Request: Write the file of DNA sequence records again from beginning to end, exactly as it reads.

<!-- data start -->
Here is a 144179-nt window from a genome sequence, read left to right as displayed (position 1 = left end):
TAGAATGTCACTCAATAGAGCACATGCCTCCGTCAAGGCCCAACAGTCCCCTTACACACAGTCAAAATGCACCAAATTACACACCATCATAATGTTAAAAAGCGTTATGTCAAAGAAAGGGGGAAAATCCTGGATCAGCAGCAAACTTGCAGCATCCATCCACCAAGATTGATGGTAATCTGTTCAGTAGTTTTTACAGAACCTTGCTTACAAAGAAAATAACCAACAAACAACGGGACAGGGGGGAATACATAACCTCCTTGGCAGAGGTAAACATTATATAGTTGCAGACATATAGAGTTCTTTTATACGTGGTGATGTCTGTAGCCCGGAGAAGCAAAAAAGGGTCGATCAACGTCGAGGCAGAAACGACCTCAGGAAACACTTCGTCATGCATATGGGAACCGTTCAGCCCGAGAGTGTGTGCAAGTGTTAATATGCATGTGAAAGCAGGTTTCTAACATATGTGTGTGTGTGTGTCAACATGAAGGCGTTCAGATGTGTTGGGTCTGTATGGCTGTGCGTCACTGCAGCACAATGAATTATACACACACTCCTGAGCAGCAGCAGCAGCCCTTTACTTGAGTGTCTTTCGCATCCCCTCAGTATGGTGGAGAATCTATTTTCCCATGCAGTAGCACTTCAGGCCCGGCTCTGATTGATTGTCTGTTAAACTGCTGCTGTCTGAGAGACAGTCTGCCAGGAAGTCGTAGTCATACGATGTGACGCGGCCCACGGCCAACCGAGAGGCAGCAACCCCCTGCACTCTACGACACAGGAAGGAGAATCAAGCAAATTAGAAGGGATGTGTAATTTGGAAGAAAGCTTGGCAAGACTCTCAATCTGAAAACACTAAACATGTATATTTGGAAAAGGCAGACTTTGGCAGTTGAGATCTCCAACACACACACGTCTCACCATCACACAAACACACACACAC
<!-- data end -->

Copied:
Here is a 144179-nt window from a genome sequence, read left to right as displayed (position 1 = left end):
TAGAATGTCACTCAATAGAGCACATGCCTCCGTCAAGGCCCAACAGTCCCCTTACACACAGTCAAAATGCACCAAATTACACACCATCATAATGTTAAAAAGCGTTATGTCAAAGAAAGGGGGAAAATCCTGGATCAGCAGCAAACTTGCAGCATCCATCCACCAAGATTGATGGTAATCTGTTCAGTAGTTTTTACAGAACCTTGCTTACAAAGAAAATAACCAACAAACAACGGGACAGGGGGGAATACATAACCTCCTTGGCAGAGGTAAACATTATATAGTTGCAGACATATAGAGTTCTTTTATACGTGGTGATGTCTGTAGCCCGGAGAAGCAAAAAAGGGTCGATCAACGTCGAGGCAGAAACGACCTCAGGAAACACTTCGTCATGCATATGGGAACCGTTCAGCCCGAGAGTGTGTGCAAGTGTTAATATGCATGTGAAAGCAGGTTTCTAACATATGTGTGTGTGTGTGTCAACATGAAGGCGTTCAGATGTGTTGGGTCTGTATGGCTGTGCGTCACTGCAGCACAATGAATTATACACACACTCCTGAGCAGCAGCAGCAGCCCTTTACTTGAGTGTCTTTCGCATCCCCTCAGTATGGTGGAGAATCTATTTTCCCATGCAGTAGCACTTCAGGCCCGGCTCTGATTGATTGTCTGTTAAACTGCTGCTGTCTGAGAGACAGTCTGCCAGGAAGTCGTAGTCATACGATGTGACGCGGCCCACGGCCAACCGAGAGGCAGCAACCCCCTGCACTCTACGACACAGGAAGGAGAATCAAGCAAATTAGAAGGGATGTGTAATTTGGAAGAAAGCTTGGCAAGACTCTCAATCTGAAAACACTAAACATGTATATTTGGAAAAGGCAGACTTTGGCAGTTGAGATCTCCAACACACACACGTCTCACCATCACACAAACACACACACAC